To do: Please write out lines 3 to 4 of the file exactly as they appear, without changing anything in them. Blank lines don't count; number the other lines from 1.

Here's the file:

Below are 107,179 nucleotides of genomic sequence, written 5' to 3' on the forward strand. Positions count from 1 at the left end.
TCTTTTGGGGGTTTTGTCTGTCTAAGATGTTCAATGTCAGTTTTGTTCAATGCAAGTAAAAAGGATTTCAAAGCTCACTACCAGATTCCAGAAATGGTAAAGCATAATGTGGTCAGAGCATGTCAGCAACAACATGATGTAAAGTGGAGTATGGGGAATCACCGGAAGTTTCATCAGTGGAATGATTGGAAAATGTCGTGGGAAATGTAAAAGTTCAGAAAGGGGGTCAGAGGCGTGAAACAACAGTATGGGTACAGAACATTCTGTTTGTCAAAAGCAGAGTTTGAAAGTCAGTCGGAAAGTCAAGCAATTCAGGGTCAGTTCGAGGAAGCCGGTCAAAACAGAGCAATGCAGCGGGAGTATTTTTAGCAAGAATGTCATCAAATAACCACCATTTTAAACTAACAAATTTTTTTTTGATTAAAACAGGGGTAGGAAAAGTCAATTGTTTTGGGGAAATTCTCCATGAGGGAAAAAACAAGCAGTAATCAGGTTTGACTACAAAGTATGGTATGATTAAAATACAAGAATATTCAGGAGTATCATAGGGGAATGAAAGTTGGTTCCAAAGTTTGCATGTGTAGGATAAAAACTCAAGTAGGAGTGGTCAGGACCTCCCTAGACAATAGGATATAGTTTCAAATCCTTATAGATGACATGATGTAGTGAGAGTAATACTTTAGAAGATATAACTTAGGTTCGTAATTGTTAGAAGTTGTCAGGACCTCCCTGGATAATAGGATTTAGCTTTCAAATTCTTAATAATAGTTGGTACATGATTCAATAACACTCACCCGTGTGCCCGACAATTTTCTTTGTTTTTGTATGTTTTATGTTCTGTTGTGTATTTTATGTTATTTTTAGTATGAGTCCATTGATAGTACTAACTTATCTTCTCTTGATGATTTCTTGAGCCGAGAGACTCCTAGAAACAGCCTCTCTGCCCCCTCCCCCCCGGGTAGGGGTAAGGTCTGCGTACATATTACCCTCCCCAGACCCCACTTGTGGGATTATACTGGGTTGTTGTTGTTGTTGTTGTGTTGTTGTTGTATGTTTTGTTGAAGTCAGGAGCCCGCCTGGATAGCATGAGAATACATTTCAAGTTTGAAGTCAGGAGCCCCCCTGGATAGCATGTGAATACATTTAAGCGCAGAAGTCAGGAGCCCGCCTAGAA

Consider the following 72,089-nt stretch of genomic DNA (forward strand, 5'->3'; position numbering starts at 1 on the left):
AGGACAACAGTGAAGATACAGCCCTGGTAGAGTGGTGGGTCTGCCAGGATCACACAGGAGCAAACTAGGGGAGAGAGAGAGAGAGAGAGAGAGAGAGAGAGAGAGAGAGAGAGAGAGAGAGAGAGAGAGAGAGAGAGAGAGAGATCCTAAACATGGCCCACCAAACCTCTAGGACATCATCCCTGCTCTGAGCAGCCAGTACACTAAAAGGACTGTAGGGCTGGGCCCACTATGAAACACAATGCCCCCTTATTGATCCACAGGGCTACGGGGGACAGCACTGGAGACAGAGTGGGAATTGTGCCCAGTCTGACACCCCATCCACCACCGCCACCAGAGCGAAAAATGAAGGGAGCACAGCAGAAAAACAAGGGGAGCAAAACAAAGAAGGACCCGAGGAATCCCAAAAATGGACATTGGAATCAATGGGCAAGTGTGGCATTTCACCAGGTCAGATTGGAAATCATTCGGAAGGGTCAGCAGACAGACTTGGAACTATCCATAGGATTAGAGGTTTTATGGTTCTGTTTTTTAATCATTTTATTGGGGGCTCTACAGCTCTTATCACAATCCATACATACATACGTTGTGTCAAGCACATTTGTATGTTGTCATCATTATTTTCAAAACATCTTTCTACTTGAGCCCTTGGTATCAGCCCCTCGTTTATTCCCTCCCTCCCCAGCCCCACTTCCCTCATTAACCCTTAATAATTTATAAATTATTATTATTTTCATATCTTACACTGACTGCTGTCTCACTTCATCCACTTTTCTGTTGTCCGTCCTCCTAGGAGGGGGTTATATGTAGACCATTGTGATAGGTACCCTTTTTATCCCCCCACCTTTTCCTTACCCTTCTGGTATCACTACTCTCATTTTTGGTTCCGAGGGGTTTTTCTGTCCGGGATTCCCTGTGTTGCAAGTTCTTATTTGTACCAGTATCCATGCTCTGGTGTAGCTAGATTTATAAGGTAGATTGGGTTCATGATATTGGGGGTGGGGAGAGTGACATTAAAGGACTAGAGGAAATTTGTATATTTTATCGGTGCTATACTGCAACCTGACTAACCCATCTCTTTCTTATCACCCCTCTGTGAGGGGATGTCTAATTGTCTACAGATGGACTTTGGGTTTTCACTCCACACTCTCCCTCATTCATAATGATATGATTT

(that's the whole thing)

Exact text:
Consider the following 72,089-nt stretch of genomic DNA (forward strand, 5'->3'; position numbering starts at 1 on the left):
AGGACAACAGTGAAGATACAGCCCTGGTAGAGTGGTGGGTCTGCCAGGATCACACAGGAGCAAACTAGGGGAGAGAGAGAGAGAGAGAGAGAGAGAGAGAGAGAGAGAGAGAGAGAGAGAGAGAGAGAGAGAGAGAGAGAGAGATCCTAAACATGGCCCACCAAACCTCTAGGACATCATCCCTGCTCTGAGCAGCCAGTACACTAAAAGGACTGTAGGGCTGGGCCCACTATGAAACACAATGCCCCCTTATTGATCCACAGGGCTACGGGGGACAGCACTGGAGACAGAGTGGGAATTGTGCCCAGTCTGACACCCCATCCACCACCGCCACCAGAGCGAAAAATGAAGGGAGCACAGCAGAAAAACAAGGGGAGCAAAACAAAGAAGGACCCGAGGAATCCCAAAAATGGACATTGGAATCAATGGGCAAGTGTGGCATTTCACCAGGTCAGATTGGAAATCATTCGGAAGGGTCAGCAGACAGACTTGGAACTATCCATAGGATTAGAGGTTTTATGGTTCTGTTTTTTAATCATTTTATTGGGGGCTCTACAGCTCTTATCACAATCCATACATACATACGTTGTGTCAAGCACATTTGTATGTTGTCATCATTATTTTCAAAACATCTTTCTACTTGAGCCCTTGGTATCAGCCCCTCGTTTATTCCCTCCCTCCCCAGCCCCACTTCCCTCATTAACCCTTAATAATTTATAAATTATTATTATTTTCATATCTTACACTGACTGCTGTCTCACTTCATCCACTTTTCTGTTGTCCGTCCTCCTAGGAGGGGGTTATATGTAGACCATTGTGATAGGTACCCTTTTTATCCCCCCACCTTTTCCTTACCCTTCTGGTATCACTACTCTCATTTTTGGTTCCGAGGGGTTTTTCTGTCCGGGATTCCCTGTGTTGCAAGTTCTTATTTGTACCAGTATCCATGCTCTGGTGTAGCTAGATTTATAAGGTAGATTGGGTTCATGATATTGGGGGTGGGGAGAGTGACATTAAAGGACTAGAGGAAATTTGTATATTTTATCGGTGCTATACTGCAACCTGACTAACCCATCTCTTTCTTATCACCCCTCTGTGAGGGGATGTCTAATTGTCTACAGATGGACTTTGGGTTTTCACTCCACACTCTCCCTCATTCATAATGATATGATTT